Geospatial analysis is helping improve community health outcomes
One of the tenets of UVA Health’s mission is community and health equity. The health and well-being of people in its community, especially those who are challenged by social determinants of health, can be improved through community-based care.
With that in mind, UVA Health and its partners have launched WellAWARE, a program that provides community health services to targeted neighborhoods in Central Virginia.
The UVA Health Data Science team identified and prioritized neighborhoods in need through geospatial analysis, which integrated SDOH proxies with medical record data and provided operational support to the program.
By reducing barriers to healthy living and connecting people with primary care, one of WellAWARE’s goals is to increase the use of primary care services to reduce emergency department visits and the hospitalizations of low-acuity patients.
Christian Wernz, Senior Data Scientist, UVA Health System, who will address how to improve community outcomes using geospatial analysis at HIMSS22, explained UVA Health Community Health Worker-based programs are pilots at this point.
“We are tracking the outcomes but there is insufficient data to gauge the effectiveness of the programs,” he said. “The preliminary work we did is to understand the community needs and focus the initial program resources on the most vulnerable neighborhoods.”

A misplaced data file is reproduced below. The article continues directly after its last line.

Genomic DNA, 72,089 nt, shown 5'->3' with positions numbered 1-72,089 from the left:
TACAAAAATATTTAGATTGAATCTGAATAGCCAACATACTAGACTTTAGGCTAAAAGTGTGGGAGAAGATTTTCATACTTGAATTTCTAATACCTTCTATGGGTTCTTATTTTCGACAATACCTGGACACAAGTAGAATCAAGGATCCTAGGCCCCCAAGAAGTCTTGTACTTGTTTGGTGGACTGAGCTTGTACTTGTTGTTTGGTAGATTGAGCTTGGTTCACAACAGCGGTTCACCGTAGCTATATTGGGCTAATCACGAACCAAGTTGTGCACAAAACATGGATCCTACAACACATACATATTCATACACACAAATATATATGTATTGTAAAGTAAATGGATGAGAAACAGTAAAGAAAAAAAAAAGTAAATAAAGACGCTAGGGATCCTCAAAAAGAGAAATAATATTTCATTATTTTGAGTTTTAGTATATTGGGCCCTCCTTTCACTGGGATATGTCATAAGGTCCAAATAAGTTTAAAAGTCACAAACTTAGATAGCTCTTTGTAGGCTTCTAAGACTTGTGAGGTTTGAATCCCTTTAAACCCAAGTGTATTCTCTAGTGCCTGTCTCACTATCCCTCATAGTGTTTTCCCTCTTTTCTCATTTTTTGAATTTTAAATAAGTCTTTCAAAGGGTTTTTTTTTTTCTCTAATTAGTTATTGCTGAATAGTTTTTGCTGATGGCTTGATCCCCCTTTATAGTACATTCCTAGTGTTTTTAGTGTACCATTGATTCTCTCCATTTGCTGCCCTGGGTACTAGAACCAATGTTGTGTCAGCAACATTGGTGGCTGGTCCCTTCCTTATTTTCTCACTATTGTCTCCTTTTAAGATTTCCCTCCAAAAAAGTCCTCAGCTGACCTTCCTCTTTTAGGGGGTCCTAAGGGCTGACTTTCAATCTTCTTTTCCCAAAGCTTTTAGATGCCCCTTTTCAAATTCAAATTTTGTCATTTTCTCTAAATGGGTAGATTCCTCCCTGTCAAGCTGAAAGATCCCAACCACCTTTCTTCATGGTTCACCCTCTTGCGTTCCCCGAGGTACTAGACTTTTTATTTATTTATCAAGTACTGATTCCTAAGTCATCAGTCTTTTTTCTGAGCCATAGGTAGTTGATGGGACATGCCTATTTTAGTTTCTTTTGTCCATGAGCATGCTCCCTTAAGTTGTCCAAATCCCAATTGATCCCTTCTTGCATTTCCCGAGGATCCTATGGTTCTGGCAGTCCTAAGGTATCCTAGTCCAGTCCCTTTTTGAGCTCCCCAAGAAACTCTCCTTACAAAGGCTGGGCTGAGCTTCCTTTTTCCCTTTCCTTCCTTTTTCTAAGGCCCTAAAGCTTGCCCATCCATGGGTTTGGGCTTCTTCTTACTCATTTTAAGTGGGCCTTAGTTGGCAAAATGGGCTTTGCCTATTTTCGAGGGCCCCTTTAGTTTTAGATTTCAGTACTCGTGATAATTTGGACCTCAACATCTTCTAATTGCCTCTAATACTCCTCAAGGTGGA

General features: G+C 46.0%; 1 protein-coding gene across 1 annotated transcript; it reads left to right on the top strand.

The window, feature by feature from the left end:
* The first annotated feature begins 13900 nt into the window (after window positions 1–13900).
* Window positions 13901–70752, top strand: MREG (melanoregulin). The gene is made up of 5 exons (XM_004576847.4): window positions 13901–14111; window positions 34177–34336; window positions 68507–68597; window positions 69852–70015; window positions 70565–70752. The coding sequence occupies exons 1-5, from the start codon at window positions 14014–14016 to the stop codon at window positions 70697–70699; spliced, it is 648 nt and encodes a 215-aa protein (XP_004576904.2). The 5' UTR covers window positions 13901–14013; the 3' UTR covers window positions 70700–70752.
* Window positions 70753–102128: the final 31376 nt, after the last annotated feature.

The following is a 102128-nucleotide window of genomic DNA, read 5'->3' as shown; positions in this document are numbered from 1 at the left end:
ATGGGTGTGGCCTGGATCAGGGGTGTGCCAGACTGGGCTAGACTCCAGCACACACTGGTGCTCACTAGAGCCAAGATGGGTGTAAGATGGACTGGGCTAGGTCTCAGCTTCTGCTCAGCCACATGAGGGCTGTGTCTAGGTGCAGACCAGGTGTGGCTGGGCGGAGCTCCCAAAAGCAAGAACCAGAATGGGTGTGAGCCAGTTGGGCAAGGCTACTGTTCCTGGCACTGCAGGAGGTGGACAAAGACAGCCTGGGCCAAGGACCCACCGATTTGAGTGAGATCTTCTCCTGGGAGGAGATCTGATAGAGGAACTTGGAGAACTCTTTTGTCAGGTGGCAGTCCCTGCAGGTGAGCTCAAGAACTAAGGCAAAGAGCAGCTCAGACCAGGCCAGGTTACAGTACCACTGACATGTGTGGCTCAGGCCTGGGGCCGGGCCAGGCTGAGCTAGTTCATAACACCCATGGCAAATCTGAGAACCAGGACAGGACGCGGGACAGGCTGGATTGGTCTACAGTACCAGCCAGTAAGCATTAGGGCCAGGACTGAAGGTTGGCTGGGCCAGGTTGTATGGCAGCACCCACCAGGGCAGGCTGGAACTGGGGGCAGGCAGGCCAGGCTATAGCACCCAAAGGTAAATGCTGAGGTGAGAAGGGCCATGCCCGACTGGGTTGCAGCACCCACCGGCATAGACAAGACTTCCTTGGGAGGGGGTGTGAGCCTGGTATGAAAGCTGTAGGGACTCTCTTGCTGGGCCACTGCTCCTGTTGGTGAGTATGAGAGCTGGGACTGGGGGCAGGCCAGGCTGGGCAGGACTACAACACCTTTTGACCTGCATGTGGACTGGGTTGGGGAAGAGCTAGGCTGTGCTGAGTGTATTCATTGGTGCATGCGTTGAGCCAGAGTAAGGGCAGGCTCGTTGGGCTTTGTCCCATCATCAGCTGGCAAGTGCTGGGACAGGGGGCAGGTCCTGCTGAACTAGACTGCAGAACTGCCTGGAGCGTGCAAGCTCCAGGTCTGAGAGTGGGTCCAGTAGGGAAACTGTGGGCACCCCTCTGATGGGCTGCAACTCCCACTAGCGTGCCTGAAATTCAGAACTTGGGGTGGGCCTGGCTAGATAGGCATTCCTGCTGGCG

He noted the medical record information can be used at a population level to understand the prevalence of chronic disease and health needs.
Aggregating this data allows community health leaders to measure the level of needs within a community.
“These leaders are always faced with the problem of where to focus limited resources,” Wernz said. “Having an accurate picture of the health problems and needs plays a huge role in developing the best solution for the communities.”
While health systems play a crucial role, they are not the complete solution to improving community health: There is a significant role for collaboration with nonprofits in community health.
“We did not limit ourselves to medical data. In caring for patients, the social determinants of health play a significant role in improving a patient’s health,” Wernz said. “Combining the data on health with the social and economic needs of the community creates an understanding that allows the collaboration of medical systems and nonprofits to work together to improve the community. This is achieved by limited data sharing and interactive feedback between the entities.”
The UVA Health Data Science Team has created a system that geocodes addresses within their enterprise data warehouse, allowing the team to aggregate information based on location.
This lets them answer questions like, “how many of our patients in a given census area have diabetes?” Or what area has the highest prevalence of hypertension? And then, do these areas correspond and by how much?
“Because different neighborhoods require different types of interventions, i.e. a rural versus an urban area, we use different measures of the different regions to assure valid and useful comparisons,” Wernz said.
Many of these data elements needed to characterize a region are available within the American Community Survey information, which UVA integrates and updates within their EDW.
“We can also add the Area Deprivation Index, which is hosted by the University of Wisconsin, as a component of our analysis,” he added. “These data are often used to risk adjust and improve analysis.”
Nathan Eddy is a healthcare and technology freelancer based in Berlin.
Email the writer: [email protected]
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